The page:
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374. fire831rescue
2:10 AM GMT on June 06, 2008
JLPR, I haven't seen rain here in almost 3 weeks. Maybe I need to wash the truck. It ALWAYS rains when I do that...
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373. pearlandaggie
2:09 AM GMT on June 06, 2008
371. later, pottery60! j/k..have a good night!
Member Since: September 14, 2007 Posts: 3 Comments: 3963
372. JLPR
10:07 PM AST on Junio 05, 2008
one of those upper troughs and a upper low is making my days cloudy =P damn =P
I haven't seen the sun set in a while =P lol it rains everyday =( But oh well I guess its better to get rain that to not get any =)
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371. pottery
10:07 PM AST on June 05, 2008
Have a good night, Pearland.
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370. fire831rescue
2:08 AM GMT on June 06, 2008
Good one, Drak. You got me there. I did push things a little far, didn't I?
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369. Drakoen
2:07 AM GMT on June 06, 2008
368. fire831rescue 2:07 AM GMT on June 06, 2008
Ah.... back to tropics.... Yay! No more GW. No more CC. No more IQ and age. Just plain old, everyday, run-of-the-mill, ordinary, more-of-the-usual stuff tropics... Ok, ok. I admit... I took that one a little far.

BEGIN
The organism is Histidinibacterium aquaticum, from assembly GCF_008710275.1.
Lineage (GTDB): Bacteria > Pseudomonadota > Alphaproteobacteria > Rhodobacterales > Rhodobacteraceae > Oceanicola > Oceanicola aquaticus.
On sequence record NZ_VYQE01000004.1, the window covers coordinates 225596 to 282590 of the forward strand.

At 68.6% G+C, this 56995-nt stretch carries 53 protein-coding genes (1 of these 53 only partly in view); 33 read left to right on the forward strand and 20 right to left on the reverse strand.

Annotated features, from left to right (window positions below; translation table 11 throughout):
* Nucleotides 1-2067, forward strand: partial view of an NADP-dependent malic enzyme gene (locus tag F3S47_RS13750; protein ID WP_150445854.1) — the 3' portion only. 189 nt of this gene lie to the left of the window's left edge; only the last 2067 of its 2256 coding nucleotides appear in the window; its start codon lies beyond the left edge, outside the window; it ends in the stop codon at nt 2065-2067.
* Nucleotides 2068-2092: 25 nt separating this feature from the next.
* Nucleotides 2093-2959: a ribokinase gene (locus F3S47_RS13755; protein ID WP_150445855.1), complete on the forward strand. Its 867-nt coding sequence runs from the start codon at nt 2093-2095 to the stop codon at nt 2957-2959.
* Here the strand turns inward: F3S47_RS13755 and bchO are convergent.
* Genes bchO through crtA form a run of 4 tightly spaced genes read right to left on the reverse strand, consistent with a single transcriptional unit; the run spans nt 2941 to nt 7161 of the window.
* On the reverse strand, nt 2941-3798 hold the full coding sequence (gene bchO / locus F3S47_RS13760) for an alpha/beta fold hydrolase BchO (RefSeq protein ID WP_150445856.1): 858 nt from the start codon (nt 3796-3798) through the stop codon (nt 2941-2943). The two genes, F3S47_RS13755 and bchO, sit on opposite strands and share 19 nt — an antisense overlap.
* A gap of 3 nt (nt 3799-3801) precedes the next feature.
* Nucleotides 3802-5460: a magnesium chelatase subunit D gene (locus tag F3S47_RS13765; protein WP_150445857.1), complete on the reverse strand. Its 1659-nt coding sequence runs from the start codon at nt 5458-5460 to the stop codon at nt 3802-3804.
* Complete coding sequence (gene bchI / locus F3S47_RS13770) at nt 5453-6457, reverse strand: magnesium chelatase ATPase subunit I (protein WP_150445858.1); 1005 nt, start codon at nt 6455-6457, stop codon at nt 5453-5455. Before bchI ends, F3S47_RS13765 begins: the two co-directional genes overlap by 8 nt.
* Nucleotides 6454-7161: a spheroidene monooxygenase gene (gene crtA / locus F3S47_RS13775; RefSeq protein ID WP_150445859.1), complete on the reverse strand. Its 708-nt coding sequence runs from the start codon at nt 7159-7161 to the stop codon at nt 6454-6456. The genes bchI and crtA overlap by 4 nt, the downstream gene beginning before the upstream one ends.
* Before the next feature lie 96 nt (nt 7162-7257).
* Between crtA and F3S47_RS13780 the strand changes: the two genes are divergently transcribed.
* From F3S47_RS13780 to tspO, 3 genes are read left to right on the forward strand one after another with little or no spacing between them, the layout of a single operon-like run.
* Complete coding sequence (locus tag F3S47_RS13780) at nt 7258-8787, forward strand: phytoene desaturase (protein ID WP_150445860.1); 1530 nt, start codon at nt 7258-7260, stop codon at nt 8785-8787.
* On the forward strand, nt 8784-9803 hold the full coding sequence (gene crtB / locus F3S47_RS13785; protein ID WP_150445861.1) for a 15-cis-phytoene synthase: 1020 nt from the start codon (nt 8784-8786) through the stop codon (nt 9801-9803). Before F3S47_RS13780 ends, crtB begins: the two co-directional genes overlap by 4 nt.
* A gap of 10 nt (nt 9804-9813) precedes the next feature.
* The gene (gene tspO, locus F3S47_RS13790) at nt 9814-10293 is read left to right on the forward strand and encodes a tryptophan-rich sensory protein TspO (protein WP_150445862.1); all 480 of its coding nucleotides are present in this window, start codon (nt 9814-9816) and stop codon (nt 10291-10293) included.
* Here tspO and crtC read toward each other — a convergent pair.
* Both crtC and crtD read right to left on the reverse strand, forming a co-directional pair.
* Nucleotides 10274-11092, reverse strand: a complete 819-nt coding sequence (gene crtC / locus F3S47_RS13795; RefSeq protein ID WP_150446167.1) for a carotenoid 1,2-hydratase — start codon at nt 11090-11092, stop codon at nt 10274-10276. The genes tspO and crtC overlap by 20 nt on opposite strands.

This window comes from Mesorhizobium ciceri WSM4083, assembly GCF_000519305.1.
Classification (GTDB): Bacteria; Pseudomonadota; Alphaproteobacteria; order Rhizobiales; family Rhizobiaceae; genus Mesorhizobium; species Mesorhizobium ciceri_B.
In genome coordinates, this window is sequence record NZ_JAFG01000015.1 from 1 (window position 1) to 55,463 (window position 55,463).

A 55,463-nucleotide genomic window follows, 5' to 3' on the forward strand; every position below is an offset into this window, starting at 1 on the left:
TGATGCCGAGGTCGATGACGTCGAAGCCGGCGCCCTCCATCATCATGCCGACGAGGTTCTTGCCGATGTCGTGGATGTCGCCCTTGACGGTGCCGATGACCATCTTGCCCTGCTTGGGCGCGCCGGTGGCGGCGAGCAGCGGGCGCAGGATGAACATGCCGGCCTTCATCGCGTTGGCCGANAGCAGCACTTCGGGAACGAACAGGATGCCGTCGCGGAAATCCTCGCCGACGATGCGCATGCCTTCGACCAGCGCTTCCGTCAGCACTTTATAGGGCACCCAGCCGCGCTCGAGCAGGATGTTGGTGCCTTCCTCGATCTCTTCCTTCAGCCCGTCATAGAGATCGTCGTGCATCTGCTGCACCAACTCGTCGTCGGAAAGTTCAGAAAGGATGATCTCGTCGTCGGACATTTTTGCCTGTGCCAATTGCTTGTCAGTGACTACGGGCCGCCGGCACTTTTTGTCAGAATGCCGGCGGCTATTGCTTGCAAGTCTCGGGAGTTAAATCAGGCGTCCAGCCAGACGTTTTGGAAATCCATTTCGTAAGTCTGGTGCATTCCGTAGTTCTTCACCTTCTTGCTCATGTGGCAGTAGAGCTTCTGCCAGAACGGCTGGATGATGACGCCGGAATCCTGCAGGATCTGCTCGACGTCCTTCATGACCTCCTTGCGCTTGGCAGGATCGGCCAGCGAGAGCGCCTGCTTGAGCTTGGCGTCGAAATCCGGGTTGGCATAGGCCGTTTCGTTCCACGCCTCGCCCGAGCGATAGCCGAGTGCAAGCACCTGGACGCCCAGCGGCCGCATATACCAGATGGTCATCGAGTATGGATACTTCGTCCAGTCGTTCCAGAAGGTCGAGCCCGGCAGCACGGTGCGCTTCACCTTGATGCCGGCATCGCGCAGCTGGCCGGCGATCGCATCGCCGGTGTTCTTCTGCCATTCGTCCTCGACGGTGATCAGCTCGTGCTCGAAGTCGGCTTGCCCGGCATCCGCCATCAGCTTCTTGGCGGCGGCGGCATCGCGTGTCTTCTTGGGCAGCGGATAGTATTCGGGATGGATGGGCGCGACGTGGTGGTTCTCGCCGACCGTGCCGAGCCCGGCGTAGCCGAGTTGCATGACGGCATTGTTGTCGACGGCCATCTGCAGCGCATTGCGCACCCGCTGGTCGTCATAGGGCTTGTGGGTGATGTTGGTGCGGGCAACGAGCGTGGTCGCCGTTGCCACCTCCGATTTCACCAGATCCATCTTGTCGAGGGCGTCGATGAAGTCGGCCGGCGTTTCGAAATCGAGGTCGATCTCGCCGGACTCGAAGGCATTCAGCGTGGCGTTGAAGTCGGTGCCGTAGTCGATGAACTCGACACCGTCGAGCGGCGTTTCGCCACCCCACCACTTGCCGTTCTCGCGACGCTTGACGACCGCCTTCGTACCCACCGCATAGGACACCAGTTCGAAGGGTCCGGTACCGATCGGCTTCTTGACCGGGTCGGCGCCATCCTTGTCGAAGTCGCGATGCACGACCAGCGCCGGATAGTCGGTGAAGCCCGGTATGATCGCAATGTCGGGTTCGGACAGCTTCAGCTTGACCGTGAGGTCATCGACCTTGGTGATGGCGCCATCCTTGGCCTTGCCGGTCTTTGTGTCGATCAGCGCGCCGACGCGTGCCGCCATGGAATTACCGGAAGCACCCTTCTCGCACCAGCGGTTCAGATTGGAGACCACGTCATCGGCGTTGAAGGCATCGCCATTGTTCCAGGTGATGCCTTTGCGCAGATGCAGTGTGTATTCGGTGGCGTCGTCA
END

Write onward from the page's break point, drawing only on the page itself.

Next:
I was trying to deviate from the current subject. I assume it worked...
Member Since: October 28, 2006 Posts: 57 Comments: 30562
368. fire831rescue
2:04 AM GMT on June 06, 2008
Ah.... back to tropics.... Yay! No more GW. No more CC. No more IQ and age. Just plain old, everyday, run-of-the-mill, ordinary, more-of-the-usual stuff tropics... Ok, ok. I admit... I took that one a little far.
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367. pearlandaggie
2:05 AM GMT on June 06, 2008
well, folks, i'm out (and i'm sure a lot of your are happy!). have a great evening :)
Member Since: September 14, 2007 Posts: 3 Comments: 3963
366. Drakoen
2:05 AM GMT on June 06, 2008
Conditions are generally unfavorable for development. Two tropical upper troughs exists in the Atlantic basin. The first upper trough exists at 30N 60W extending down to 15N 75W in the Caribbean. Two upper level lows are along the upper trough axis one at 26N 66W and another upper level low over eastern Cuba. The other tropical upper trough is around 14N 52W extending upperward to 28N 44W.
Member Since: October 28, 2006 Posts: 57 Comments: 30562
365. pottery
10:00 PM AST on June 05, 2008
Baha, check 456's post on the previous page, re; ITCZ position.

Post 323.
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364. BahaHurican
9:57 PM EDT on June 05, 2008
359.

I'd say this year seems to be one where a June storm might be likely, except for that very low ITCZ.

Nobody responded to that question about why it's so low in the ATL, did they? My theory is that it is being affected by the far southeastern position of the AB high. Any other possibilities?
Member Since: October 25, 2005 Posts: 19 Comments: 22321

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Jeff co-founded the Weather Underground in 1995 while working on his Ph.D. He flew with the NOAA Hurricane Hunters from 1986-1990.